In the footage posted on YouTube, Matt Radman of Coach Works Auto Body in Mesa, Ariz., describes post-repair inspection findings done in conjunction with Collision Safety Consultants of Arizona co-owners Jan Vesely and Bob Isham.
“We talked the customer into dropping off the vehicle, cause we did see a lot of areas where there was missing welds, poor welds – or overly welded in some areas — and some major issues with the structural part of the vehicle,” he says.
One blatant error involves a more than 590-megapascal B-pillar reinforcement which has been cut along with the exterior skin, contrary to Toyota repair procedures, according to Radman. Alldata was used to confirm repair procedures, according to North Carolina-based Collision Safety Consultants President Billy Walkowiak.
“The downside we have is they decided … to cut the structure halfway through, remove just the outer skin, and be able to put it back after they welded …in here,” he says.
Unfortunately, rather than a continuous piece transferring the energy from a side impact as Toyota intended, it creates “really a shear point” that “ultimately could fail” if the Camry was T-boned, Radman says.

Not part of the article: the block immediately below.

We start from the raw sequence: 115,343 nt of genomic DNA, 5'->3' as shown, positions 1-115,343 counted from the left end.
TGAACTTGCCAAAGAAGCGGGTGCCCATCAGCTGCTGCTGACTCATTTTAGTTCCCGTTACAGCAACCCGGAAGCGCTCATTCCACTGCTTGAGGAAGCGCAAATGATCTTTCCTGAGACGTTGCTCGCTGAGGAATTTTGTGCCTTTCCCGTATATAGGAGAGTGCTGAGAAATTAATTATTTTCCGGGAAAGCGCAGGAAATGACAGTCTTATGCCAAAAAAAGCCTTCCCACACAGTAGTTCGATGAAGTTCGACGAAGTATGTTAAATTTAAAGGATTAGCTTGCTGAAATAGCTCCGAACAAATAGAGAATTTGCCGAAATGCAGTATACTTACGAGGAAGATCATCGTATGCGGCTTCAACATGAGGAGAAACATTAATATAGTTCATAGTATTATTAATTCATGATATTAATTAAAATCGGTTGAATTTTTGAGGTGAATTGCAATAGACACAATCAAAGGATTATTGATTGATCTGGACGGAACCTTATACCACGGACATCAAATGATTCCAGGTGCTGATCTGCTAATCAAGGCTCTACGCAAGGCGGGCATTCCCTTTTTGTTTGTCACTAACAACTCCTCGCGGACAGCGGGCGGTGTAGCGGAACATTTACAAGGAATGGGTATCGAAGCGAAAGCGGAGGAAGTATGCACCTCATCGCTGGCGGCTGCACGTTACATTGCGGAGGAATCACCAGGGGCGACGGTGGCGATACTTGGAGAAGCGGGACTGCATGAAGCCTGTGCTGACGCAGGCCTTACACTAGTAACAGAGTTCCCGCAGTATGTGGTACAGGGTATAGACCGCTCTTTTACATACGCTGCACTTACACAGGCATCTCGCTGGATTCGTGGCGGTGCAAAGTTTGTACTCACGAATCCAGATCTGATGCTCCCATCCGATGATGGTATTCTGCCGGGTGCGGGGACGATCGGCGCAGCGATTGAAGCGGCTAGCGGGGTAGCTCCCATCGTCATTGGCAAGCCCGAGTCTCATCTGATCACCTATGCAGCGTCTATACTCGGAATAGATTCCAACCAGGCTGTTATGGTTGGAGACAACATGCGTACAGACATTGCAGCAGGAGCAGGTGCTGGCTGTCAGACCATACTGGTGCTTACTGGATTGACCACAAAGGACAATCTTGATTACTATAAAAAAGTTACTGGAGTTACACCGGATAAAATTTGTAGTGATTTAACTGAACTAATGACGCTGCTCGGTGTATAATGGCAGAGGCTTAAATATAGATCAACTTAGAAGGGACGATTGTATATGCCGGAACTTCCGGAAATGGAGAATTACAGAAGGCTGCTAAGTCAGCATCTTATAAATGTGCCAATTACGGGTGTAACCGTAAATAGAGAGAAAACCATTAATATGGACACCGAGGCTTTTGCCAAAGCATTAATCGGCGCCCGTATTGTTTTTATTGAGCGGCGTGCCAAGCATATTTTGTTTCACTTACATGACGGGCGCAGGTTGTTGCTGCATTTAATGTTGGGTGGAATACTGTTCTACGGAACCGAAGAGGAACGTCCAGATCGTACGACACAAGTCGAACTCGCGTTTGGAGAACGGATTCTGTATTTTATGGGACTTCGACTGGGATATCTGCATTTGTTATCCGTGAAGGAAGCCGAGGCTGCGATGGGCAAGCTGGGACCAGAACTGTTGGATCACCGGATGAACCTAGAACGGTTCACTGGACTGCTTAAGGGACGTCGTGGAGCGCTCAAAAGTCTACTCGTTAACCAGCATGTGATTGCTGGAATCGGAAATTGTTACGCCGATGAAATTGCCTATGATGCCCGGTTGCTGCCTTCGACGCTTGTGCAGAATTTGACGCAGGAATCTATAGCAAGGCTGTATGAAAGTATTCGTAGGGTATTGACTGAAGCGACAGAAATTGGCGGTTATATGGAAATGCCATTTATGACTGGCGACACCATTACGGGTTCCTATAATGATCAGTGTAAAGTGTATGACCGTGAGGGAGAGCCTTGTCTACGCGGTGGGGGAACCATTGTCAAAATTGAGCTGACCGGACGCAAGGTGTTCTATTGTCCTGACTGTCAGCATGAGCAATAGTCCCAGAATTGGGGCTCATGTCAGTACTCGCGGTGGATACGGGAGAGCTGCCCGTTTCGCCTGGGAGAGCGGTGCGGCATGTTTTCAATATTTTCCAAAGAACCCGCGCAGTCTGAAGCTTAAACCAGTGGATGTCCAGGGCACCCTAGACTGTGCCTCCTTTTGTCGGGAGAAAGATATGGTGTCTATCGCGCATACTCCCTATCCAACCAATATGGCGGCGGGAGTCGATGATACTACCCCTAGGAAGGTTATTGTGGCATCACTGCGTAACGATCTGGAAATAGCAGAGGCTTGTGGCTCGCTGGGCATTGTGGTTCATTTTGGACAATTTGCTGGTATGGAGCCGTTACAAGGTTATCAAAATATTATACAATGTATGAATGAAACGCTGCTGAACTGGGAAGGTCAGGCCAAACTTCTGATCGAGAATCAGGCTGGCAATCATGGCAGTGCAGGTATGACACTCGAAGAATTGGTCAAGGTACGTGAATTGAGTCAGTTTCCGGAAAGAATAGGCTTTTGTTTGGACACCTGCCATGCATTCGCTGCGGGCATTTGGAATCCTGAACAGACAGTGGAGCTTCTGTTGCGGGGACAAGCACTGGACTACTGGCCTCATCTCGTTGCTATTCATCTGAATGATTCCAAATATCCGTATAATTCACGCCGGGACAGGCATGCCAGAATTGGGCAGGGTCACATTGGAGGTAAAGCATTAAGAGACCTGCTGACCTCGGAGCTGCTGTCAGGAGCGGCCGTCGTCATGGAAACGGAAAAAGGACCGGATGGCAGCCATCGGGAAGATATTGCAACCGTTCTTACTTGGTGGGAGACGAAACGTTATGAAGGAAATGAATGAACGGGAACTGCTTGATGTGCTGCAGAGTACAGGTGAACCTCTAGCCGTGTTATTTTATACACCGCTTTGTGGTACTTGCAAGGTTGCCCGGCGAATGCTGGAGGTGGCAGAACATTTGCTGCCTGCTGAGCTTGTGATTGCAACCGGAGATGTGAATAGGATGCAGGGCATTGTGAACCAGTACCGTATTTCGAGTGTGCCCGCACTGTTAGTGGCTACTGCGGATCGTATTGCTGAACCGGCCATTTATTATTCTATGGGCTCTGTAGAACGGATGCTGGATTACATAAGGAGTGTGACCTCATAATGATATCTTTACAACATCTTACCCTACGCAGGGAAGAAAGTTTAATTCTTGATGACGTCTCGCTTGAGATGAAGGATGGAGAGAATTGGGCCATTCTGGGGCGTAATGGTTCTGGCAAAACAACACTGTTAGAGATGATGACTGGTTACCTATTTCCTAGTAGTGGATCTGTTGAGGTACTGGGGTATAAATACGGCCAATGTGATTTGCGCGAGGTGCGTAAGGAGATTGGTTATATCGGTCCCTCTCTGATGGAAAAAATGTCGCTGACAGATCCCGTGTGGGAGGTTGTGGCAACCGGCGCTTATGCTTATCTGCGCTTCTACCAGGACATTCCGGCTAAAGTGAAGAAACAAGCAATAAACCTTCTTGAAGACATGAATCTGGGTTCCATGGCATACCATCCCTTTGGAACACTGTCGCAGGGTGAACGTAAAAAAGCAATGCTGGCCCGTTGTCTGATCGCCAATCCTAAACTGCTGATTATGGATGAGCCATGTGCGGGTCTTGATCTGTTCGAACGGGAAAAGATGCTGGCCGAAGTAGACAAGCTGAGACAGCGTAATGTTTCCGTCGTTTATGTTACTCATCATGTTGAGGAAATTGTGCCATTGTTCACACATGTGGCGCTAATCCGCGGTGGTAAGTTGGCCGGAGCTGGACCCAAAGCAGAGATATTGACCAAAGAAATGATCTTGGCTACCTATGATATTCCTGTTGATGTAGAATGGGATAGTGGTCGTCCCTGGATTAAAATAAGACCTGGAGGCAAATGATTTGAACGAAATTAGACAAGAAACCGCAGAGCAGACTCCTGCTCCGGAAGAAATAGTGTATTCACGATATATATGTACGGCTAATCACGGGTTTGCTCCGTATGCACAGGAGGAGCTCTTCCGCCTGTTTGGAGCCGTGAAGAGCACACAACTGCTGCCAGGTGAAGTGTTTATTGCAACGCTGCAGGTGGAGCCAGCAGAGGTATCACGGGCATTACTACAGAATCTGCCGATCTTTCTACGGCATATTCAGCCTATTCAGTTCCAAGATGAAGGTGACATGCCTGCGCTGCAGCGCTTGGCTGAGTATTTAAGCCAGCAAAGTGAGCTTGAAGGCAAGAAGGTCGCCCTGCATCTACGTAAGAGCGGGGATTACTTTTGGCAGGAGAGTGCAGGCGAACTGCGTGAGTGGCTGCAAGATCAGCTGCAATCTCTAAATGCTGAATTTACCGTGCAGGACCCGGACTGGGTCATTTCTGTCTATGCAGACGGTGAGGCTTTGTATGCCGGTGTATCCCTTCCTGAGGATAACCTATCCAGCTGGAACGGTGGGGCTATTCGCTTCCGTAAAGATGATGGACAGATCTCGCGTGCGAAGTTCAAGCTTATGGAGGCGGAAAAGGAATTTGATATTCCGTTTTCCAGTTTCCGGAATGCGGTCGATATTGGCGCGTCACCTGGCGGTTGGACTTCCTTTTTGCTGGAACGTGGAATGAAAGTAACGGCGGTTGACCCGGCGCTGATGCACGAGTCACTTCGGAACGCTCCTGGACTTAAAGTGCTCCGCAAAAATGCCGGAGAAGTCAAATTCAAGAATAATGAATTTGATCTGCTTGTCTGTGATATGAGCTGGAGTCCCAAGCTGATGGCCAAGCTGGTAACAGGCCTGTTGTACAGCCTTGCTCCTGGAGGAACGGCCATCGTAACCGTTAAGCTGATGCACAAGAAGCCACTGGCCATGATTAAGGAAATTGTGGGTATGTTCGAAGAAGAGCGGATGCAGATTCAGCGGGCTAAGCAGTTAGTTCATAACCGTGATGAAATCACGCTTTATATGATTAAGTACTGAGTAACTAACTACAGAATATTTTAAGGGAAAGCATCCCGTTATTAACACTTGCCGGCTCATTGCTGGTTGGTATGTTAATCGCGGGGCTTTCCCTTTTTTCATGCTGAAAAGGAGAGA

The 2011 Toyota Camry’s repair procedures describe the intended crash energy flow and demonstrate Radman’s point.
A side-impact Insurance Institute for Highway Safety video shows the B-pillar in action. (The IIHS gave the 2007-11 Camry a “good” rating for side-impact protection.)
Poor workmanship can be seen on other parts of the vehicle, including at least one missing weld, exposed steel, a lack of corrosion protection, “opens and cuts” left by sloppy cutting, and a rocker pinch weld where “you can really see how this thing bows in,” according to Radman. He argues that sloppy work on the rocker and A-pillar could be life-threatening during a collision as well.
“Definitely make sure your vehicle gets repaired correctly,” he says.
Radman’s YouTube post indicates the vehicle was repaired by an unnamed insurance direct repair program shop, but any shop failing to follow proper OEM procedures could also be having a “there, but the grace of God, go I” moment with such post-repair inspections.
Such errors not only jeopardize one’s customers, but also one’s reputation and wallet. To paraphrase Tom McGee of Spanesi, how many $10,000 2011 Camrys can you afford to buy back?
Featured image: A Wednesday video by an Arizona auto body shop professional describes a structurally compromised 2011 Toyota Camry following a botched collision repair. (Screenshot from Coach Works Auto Body video on YouTube)